The people of Massachusetts took a leading role in deriving practice from theory, sending delegates to a state constitutional convention in September 1779. Once assembled, the delegates created a committee to draft a document, a task ultimately assigned to John Adams. The rest of the convention then debated and revised Adams's work before sending the result to the people of Massachusetts for ratification. All subsequent American constitutions, most importantly the new national one of 1787, followed that model of special convention and popular ratification.
The Massachusetts Constitution made the connection between constitutional means and constitutional ends explicit. Its preamble declares:
The end of the institution, maintenance, and administration of government is to secure the existence of the body politic; to protect it, and to furnish the individuals who compose it with the power of enjoying, in safety and tranquillity, their natural rights and the blessings of life; and whenever these great objects are not obtained, the people have a right to alter the government, and to take measures necessary for their safety, prosperity, and happiness.
The body politic is formed by a voluntary association of individuals. It is a social compact by which the whole people covenants with each citizen, and each citizen with the whole people, that all shall be governed by certain laws for the common good. It is the duty of the people, therefore, in framing a Constitution of Government, to provide for an equitable mode of making laws, as well as for an impartial interpretation and a faithful execution of them, that every man may, at all times, find his security in them.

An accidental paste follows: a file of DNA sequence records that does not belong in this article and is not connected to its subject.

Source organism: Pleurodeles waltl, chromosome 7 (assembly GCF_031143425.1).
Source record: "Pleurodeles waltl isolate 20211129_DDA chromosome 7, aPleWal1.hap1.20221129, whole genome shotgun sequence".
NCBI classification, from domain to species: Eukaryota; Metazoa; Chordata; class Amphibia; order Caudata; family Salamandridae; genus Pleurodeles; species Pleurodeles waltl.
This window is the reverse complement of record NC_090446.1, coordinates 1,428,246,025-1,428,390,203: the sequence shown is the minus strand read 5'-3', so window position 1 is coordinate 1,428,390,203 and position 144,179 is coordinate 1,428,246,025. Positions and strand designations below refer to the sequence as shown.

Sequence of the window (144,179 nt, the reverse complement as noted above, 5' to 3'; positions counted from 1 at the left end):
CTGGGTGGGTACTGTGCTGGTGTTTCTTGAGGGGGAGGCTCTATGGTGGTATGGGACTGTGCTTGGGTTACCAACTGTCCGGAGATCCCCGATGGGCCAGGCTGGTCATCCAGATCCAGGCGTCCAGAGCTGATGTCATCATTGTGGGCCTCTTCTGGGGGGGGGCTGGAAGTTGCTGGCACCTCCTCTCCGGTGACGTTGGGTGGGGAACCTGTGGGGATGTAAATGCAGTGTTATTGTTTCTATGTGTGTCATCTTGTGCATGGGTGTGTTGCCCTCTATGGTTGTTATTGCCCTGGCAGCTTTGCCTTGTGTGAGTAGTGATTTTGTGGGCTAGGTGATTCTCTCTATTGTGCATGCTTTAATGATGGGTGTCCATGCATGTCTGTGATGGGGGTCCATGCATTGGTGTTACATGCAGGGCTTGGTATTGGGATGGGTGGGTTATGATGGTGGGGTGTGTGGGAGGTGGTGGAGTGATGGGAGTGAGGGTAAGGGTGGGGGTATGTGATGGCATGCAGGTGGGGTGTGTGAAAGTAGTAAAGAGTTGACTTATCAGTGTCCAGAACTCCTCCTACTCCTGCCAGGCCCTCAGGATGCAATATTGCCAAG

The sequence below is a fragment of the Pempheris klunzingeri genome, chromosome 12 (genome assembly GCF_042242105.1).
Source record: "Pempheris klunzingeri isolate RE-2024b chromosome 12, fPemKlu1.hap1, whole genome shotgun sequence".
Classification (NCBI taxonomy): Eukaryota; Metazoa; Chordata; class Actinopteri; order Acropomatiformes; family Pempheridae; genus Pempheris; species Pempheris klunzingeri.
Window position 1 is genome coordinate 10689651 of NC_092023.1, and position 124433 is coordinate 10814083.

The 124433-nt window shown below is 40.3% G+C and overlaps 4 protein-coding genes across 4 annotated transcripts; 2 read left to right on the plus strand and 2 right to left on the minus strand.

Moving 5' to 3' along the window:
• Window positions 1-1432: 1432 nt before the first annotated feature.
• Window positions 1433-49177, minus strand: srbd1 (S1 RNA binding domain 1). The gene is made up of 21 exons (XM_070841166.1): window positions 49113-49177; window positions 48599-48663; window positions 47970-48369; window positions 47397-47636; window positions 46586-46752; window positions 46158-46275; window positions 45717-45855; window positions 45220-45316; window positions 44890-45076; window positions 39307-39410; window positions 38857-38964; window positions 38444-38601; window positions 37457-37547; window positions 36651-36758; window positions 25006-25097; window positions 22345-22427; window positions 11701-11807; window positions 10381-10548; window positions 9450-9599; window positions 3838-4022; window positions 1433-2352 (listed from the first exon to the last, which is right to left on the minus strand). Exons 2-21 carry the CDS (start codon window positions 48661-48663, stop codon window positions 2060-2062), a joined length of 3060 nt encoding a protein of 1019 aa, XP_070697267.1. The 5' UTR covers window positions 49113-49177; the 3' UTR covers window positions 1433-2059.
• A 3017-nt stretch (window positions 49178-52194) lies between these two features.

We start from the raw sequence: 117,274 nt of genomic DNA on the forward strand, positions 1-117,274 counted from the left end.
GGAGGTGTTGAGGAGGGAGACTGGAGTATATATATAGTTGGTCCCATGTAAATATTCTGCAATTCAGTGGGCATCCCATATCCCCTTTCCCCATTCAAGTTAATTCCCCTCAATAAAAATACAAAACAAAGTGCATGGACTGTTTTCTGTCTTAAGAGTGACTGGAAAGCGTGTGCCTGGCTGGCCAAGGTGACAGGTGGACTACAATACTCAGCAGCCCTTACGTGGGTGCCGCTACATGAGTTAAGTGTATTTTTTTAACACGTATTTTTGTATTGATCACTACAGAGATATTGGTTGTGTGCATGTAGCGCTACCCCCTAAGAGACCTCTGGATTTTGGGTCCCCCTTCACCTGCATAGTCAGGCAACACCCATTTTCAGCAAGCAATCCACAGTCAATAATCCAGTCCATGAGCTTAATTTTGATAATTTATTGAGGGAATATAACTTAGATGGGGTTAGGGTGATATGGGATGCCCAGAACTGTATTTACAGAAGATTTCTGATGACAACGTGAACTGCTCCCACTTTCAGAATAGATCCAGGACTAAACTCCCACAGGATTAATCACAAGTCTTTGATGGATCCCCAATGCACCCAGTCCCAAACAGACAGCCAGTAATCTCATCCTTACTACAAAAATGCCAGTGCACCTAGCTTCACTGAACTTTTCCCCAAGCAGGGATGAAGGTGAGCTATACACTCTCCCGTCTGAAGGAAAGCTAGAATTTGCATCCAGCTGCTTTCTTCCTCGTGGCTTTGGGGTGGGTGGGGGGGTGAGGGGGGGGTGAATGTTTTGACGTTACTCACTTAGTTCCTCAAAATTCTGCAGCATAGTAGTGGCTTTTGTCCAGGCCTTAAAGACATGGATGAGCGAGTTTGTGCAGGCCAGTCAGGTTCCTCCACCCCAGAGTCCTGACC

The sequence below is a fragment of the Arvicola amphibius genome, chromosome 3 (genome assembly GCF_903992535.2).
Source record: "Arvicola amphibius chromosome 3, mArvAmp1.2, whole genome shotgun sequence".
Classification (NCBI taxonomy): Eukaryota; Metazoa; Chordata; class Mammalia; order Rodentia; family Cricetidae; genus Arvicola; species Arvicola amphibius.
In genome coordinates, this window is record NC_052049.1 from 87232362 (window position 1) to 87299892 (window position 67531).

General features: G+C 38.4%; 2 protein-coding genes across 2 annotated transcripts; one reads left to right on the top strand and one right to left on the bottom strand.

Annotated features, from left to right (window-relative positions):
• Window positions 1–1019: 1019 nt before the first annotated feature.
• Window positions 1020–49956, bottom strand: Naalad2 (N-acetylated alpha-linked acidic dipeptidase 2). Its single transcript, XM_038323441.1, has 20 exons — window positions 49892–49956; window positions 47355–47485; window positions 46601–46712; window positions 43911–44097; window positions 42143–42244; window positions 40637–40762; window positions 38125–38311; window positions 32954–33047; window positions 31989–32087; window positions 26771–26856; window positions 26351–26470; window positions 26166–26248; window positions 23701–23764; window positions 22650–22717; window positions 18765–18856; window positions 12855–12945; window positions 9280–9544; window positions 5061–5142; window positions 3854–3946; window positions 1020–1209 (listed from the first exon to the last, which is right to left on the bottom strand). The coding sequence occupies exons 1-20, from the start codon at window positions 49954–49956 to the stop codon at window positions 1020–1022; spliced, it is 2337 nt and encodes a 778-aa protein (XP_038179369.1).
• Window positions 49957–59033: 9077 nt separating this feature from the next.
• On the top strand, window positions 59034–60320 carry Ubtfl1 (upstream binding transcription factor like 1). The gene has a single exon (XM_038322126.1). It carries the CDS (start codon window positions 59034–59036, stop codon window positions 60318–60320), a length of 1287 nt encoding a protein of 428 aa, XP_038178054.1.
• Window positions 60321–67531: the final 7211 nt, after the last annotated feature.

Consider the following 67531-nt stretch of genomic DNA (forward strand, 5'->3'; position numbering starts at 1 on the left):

Here we see the connection between the right to revolution and American political identity. The constitution blended the political, "a voluntary association of individuals," with the "social compact" in which "the whole people covenants with each citizen." The body politic was, however, not the same thing as the government, which was elected to secure the legitimate needs of the citizens of Massachusetts. Politicians work for the people, not the other way around. National identity, from this perspective, was emphatically political, rather than cultural, tribal, or even geographic.
Given that line of reasoning, it is no surprise that John Adams, like James Madison and George Washington, regarded the Congress meeting under the Articles of Confederation as essentially a diplomatic assembly, rather than as a national government. The Confederation Congress represented 13 independent states joined together in permanent Union.
That changed in 1787 and 1788 when the people ratified the U.S. Constitution. Ratification made the Union "more perfect" and constituted the nation, formally speaking, making senators and congressmen representatives of states and districts within a single state, rather than representatives of sovereign governments.